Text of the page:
Results of a statewide employer survey conducted in late August by the Virginia Chamber of Commerce Foundation, the Virginia Early Childhood Foundation, and the Federal Reserve Bank of Richmond were shared during the event. Responses from several hundred employers across the state and across a range of industries and company sizes showed that child care issues continue to impact Virginia businesses:

  • 50 percent of respondents indicated that child care issues experienced by their employees are negatively impacting their business.
  • Nearly all employers reported difficulty in recruiting (94%) and retaining (87%) employees.
  • 76 percent of employers reported that child care availability impacted recruitment and retention.
  • Availability of child care was the top concern among respondents in rural areas, whereas affordability was the top concern for respondents in urban areas.
  • 78 percent of employers reported that employees frequently or occasionally miss work due to child care issues.
  • Nearly 40 percent reported that employees are leaving their positions due to child care issues.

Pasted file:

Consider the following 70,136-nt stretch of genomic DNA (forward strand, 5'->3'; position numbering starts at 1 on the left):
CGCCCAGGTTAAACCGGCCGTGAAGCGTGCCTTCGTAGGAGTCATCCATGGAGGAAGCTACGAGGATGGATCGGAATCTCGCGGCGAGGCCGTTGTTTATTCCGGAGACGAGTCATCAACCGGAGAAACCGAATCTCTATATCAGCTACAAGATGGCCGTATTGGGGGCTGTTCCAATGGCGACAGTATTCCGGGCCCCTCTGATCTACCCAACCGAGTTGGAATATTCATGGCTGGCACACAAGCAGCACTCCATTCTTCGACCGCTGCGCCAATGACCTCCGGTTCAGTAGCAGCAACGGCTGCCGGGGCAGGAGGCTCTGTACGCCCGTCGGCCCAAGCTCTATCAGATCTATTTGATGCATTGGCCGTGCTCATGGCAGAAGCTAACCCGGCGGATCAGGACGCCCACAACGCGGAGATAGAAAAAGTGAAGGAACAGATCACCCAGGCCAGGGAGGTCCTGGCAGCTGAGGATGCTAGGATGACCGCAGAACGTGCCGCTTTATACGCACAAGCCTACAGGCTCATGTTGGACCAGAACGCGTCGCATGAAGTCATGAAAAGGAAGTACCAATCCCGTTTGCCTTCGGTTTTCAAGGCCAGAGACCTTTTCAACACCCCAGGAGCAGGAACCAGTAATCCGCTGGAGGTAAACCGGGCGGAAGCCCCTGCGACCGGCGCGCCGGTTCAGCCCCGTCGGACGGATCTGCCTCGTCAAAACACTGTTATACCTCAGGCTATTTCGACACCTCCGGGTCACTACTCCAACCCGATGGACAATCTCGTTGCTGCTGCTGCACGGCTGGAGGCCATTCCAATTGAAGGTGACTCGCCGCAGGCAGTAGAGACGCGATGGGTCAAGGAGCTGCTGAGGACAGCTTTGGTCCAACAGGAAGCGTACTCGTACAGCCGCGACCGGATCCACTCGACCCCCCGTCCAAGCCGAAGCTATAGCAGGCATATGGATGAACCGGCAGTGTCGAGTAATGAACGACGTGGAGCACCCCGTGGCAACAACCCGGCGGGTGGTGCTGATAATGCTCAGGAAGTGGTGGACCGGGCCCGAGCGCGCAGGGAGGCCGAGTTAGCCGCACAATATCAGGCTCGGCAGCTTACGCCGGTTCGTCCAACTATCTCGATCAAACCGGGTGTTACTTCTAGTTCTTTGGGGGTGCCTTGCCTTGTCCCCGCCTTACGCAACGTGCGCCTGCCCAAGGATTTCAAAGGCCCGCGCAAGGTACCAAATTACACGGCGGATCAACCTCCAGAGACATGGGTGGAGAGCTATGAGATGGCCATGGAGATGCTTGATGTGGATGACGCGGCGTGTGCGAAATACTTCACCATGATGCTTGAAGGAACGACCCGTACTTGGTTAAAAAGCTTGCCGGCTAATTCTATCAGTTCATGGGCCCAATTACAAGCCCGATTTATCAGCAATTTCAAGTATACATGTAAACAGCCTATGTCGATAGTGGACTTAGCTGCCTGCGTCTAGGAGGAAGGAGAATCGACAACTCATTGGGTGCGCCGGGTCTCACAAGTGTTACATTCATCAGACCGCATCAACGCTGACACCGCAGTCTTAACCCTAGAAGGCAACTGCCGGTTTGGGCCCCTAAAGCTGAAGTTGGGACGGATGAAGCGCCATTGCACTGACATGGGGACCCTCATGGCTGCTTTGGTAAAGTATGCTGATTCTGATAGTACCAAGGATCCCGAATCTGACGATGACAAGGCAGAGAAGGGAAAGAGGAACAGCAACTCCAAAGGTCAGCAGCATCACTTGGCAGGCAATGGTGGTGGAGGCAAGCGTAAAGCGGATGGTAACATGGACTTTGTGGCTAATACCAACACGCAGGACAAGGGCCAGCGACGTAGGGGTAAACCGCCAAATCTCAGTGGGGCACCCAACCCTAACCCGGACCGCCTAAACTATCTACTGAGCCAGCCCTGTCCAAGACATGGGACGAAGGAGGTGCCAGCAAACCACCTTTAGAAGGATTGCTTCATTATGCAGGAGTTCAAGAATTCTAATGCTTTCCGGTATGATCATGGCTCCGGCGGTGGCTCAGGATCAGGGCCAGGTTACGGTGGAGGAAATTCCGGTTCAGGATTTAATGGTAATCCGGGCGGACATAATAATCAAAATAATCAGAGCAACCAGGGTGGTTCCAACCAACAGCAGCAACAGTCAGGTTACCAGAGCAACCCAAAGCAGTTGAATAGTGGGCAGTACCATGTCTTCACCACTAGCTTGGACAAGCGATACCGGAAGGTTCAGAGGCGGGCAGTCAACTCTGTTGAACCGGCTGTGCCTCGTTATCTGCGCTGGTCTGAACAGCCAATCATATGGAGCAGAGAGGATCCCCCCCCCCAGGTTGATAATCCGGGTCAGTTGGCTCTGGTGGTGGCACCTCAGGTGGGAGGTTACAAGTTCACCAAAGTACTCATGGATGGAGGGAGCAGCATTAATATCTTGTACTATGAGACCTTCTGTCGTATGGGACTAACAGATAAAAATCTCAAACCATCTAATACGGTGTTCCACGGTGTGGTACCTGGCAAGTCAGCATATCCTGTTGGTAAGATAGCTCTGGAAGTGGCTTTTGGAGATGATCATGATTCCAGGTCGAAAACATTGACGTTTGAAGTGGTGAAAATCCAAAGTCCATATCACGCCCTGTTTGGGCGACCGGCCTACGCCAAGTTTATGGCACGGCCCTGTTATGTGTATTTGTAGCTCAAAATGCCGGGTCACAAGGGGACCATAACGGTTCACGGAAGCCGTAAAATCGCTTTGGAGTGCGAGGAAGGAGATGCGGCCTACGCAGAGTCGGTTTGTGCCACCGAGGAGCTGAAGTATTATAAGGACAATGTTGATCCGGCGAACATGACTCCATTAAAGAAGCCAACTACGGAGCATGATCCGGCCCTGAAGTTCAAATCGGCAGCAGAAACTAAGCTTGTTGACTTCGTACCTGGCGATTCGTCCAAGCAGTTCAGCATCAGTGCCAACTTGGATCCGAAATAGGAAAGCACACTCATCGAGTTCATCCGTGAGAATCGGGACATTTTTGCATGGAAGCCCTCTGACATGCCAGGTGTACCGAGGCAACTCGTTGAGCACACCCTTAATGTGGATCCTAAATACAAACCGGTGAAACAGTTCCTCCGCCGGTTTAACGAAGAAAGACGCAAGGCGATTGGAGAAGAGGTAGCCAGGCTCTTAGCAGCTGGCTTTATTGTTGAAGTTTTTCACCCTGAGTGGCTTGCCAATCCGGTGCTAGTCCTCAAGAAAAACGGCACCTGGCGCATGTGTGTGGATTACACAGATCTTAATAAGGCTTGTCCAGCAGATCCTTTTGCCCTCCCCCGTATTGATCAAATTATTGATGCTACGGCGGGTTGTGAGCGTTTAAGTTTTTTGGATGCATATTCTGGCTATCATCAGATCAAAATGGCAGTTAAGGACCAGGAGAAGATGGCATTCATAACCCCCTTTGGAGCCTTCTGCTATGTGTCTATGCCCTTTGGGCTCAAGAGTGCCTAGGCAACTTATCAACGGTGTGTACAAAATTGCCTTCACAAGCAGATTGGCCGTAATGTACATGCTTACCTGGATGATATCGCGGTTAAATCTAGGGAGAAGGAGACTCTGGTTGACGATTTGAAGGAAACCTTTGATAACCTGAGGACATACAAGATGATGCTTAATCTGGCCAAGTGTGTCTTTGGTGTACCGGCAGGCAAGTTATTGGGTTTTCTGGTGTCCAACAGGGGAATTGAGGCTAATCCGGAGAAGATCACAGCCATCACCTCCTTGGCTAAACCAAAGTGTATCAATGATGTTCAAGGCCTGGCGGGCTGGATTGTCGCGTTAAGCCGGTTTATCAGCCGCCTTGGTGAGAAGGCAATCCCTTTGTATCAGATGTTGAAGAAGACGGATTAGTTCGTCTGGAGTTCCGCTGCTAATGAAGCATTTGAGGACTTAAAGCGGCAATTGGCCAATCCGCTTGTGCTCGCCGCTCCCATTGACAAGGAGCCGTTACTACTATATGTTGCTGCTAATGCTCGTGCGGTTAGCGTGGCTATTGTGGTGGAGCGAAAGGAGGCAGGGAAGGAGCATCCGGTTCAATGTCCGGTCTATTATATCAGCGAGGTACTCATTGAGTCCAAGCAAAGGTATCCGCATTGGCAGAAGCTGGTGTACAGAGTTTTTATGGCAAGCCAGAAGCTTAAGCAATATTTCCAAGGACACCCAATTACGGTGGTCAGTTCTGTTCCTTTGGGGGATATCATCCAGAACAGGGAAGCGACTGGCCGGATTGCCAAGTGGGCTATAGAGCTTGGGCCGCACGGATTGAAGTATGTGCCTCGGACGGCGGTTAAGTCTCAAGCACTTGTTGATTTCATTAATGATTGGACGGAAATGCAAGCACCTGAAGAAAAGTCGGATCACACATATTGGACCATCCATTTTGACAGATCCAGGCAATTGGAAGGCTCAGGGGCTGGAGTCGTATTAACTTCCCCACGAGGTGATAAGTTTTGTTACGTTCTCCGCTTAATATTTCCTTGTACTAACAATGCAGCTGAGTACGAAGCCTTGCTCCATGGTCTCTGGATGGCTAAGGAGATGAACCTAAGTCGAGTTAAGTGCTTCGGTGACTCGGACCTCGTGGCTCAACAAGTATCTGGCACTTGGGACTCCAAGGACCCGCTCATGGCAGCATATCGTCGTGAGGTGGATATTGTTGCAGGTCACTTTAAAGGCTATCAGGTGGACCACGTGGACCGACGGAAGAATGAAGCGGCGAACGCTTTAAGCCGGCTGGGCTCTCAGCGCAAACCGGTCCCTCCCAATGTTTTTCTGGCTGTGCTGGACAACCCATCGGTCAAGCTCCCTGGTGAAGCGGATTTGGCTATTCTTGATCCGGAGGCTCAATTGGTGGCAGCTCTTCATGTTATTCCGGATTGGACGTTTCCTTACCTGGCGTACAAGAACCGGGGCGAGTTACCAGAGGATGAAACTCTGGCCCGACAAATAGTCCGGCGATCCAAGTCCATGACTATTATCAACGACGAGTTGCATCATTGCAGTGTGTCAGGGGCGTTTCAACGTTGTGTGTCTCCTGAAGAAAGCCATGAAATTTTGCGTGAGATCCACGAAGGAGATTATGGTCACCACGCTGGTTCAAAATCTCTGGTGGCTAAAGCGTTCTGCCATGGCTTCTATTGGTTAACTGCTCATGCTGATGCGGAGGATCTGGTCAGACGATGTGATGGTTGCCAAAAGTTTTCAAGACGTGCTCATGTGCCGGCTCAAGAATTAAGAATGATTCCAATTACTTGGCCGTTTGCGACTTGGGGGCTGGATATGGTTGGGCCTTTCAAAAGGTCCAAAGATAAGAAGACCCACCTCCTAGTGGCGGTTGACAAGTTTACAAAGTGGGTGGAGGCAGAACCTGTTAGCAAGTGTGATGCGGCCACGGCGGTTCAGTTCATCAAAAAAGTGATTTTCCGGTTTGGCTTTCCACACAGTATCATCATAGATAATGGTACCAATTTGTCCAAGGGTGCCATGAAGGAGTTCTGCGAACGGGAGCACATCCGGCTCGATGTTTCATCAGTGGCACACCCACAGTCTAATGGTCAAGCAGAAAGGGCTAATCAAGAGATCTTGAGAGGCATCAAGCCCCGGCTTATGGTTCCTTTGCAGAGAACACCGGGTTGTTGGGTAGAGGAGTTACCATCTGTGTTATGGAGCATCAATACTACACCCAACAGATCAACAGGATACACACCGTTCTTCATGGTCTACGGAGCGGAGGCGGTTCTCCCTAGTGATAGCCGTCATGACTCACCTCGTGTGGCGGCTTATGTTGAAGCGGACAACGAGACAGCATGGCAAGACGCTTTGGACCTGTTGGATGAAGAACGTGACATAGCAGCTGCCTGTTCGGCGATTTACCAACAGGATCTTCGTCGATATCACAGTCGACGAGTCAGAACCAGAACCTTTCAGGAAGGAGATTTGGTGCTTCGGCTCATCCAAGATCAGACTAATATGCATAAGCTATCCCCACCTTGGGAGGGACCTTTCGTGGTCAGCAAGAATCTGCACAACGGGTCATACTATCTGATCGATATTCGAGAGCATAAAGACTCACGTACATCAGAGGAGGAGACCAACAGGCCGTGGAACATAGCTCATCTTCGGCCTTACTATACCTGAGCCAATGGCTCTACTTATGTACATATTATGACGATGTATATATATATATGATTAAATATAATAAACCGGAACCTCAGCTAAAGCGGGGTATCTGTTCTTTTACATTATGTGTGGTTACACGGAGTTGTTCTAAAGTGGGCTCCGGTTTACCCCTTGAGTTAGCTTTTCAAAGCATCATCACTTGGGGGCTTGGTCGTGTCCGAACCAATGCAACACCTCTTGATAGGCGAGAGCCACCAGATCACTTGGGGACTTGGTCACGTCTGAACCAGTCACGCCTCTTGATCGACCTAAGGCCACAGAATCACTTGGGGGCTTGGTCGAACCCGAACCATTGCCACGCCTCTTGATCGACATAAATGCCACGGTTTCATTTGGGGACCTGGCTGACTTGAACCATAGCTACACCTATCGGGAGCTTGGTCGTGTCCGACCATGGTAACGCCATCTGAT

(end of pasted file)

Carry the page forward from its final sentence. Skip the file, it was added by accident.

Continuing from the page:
• Nearly two-thirds of respondents thought it was very important that the state make investments and enact child care policies to increase child care supply, quality, and affordability and support the child care workforce.

The sponsoring organizations are committed to advancing a strong start for all Virginia children:

  • Blueprint Virginia 2030, a business-led initiative reflecting the voices of the business community and developed by the Virginia Chamber of Commerce, highlights the direct link between a strong start in the early years and a vibrant, productive workforce for the Commonwealth. This comprehensive strategic plan provides business leadership, direction, and long-range economic development planning for Virginia.
  • The Virginia Early Childhood Foundation and its network of regional partners are focused on ensuring equitable opportunities for all families with young children to thrive. This includes commitment to the Virginia Promise Partnership goal that all Virginia families have access to quality, affordable child care by 2030.